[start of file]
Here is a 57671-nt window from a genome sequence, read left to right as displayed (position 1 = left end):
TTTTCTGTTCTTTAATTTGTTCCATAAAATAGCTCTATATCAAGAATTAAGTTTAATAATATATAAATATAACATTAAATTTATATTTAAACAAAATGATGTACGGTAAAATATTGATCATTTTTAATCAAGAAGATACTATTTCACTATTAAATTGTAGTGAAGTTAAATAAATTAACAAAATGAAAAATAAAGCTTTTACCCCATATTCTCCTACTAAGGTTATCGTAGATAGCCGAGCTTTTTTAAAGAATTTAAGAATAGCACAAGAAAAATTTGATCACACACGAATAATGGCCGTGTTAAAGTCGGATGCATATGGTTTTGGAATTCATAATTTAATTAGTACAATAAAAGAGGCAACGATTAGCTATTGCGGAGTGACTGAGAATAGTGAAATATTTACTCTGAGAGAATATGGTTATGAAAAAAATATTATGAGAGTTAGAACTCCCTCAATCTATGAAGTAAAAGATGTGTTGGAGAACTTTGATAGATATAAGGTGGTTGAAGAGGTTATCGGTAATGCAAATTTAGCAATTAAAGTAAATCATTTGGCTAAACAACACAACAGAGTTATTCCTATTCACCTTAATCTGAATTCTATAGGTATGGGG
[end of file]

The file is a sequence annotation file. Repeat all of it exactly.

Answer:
Here is a 57671-nt window from a genome sequence, read left to right as displayed (position 1 = left end):
TTTTCTGTTCTTTAATTTGTTCCATAAAATAGCTCTATATCAAGAATTAAGTTTAATAATATATAAATATAACATTAAATTTATATTTAAACAAAATGATGTACGGTAAAATATTGATCATTTTTAATCAAGAAGATACTATTTCACTATTAAATTGTAGTGAAGTTAAATAAATTAACAAAATGAAAAATAAAGCTTTTACCCCATATTCTCCTACTAAGGTTATCGTAGATAGCCGAGCTTTTTTAAAGAATTTAAGAATAGCACAAGAAAAATTTGATCACACACGAATAATGGCCGTGTTAAAGTCGGATGCATATGGTTTTGGAATTCATAATTTAATTAGTACAATAAAAGAGGCAACGATTAGCTATTGCGGAGTGACTGAGAATAGTGAAATATTTACTCTGAGAGAATATGGTTATGAAAAAAATATTATGAGAGTTAGAACTCCCTCAATCTATGAAGTAAAAGATGTGTTGGAGAACTTTGATAGATATAAGGTGGTTGAAGAGGTTATCGGTAATGCAAATTTAGCAATTAAAGTAAATCATTTGGCTAAACAACACAACAGAGTTATTCCTATTCACCTTAATCTGAATTCTATAGGTATGGGG